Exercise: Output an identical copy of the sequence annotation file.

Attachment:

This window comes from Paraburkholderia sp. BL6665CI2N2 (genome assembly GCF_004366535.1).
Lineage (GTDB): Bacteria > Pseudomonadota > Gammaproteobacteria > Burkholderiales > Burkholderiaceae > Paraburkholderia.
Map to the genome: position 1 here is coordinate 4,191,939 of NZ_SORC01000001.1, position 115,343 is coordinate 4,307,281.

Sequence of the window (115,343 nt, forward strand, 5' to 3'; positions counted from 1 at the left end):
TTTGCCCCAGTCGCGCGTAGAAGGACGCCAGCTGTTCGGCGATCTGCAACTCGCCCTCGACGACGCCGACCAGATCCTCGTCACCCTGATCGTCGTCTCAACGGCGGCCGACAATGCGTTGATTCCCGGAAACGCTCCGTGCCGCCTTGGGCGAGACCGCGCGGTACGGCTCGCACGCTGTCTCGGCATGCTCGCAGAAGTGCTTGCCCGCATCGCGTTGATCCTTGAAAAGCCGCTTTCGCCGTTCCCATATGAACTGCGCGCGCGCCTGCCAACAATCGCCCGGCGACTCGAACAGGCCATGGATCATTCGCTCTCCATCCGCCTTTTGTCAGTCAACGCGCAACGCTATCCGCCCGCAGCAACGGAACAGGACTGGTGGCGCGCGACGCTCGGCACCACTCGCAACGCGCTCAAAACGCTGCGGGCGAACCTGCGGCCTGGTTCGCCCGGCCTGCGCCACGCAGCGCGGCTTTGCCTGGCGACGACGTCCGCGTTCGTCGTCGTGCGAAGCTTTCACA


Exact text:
This window comes from Paraburkholderia sp. BL6665CI2N2 (genome assembly GCF_004366535.1).
Lineage (GTDB): Bacteria > Pseudomonadota > Gammaproteobacteria > Burkholderiales > Burkholderiaceae > Paraburkholderia.
Map to the genome: position 1 here is coordinate 4,191,939 of NZ_SORC01000001.1, position 115,343 is coordinate 4,307,281.

Sequence of the window (115,343 nt, forward strand, 5' to 3'; positions counted from 1 at the left end):
TTTGCCCCAGTCGCGCGTAGAAGGACGCCAGCTGTTCGGCGATCTGCAACTCGCCCTCGACGACGCCGACCAGATCCTCGTCACCCTGATCGTCGTCTCAACGGCGGCCGACAATGCGTTGATTCCCGGAAACGCTCCGTGCCGCCTTGGGCGAGACCGCGCGGTACGGCTCGCACGCTGTCTCGGCATGCTCGCAGAAGTGCTTGCCCGCATCGCGTTGATCCTTGAAAAGCCGCTTTCGCCGTTCCCATATGAACTGCGCGCGCGCCTGCCAACAATCGCCCGGCGACTCGAACAGGCCATGGATCATTCGCTCTCCATCCGCCTTTTGTCAGTCAACGCGCAACGCTATCCGCCCGCAGCAACGGAACAGGACTGGTGGCGCGCGACGCTCGGCACCACTCGCAACGCGCTCAAAACGCTGCGGGCGAACCTGCGGCCTGGTTCGCCCGGCCTGCGCCACGCAGCGCGGCTTTGCCTGGCGACGACGTCCGCGTTCGTCGTCGTGCGAAGCTTTCACA